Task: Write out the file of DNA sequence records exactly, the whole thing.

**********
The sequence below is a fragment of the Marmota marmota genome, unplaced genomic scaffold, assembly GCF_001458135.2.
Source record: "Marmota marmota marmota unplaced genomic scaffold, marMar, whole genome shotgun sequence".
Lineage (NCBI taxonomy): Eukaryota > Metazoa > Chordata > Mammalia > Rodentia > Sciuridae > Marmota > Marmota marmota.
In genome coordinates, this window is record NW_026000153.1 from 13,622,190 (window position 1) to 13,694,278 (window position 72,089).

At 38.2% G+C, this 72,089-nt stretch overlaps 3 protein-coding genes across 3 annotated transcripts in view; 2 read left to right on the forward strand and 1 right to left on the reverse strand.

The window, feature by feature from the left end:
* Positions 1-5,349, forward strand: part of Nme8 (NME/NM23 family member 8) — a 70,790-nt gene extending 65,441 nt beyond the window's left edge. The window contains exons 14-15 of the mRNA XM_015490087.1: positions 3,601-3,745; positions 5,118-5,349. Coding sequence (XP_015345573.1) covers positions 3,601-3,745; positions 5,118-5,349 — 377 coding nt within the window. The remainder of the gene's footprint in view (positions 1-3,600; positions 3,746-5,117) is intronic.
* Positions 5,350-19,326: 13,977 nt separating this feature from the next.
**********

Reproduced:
The sequence below is a fragment of the Marmota marmota genome, unplaced genomic scaffold, assembly GCF_001458135.2.
Source record: "Marmota marmota marmota unplaced genomic scaffold, marMar, whole genome shotgun sequence".
Lineage (NCBI taxonomy): Eukaryota > Metazoa > Chordata > Mammalia > Rodentia > Sciuridae > Marmota > Marmota marmota.
In genome coordinates, this window is record NW_026000153.1 from 13,622,190 (window position 1) to 13,694,278 (window position 72,089).

At 38.2% G+C, this 72,089-nt stretch overlaps 3 protein-coding genes across 3 annotated transcripts in view; 2 read left to right on the forward strand and 1 right to left on the reverse strand.

The window, feature by feature from the left end:
* Positions 1-5,349, forward strand: part of Nme8 (NME/NM23 family member 8) — a 70,790-nt gene extending 65,441 nt beyond the window's left edge. The window contains exons 14-15 of the mRNA XM_015490087.1: positions 3,601-3,745; positions 5,118-5,349. Coding sequence (XP_015345573.1) covers positions 3,601-3,745; positions 5,118-5,349 — 377 coding nt within the window. The remainder of the gene's footprint in view (positions 1-3,600; positions 3,746-5,117) is intronic.
* Positions 5,350-19,326: 13,977 nt separating this feature from the next.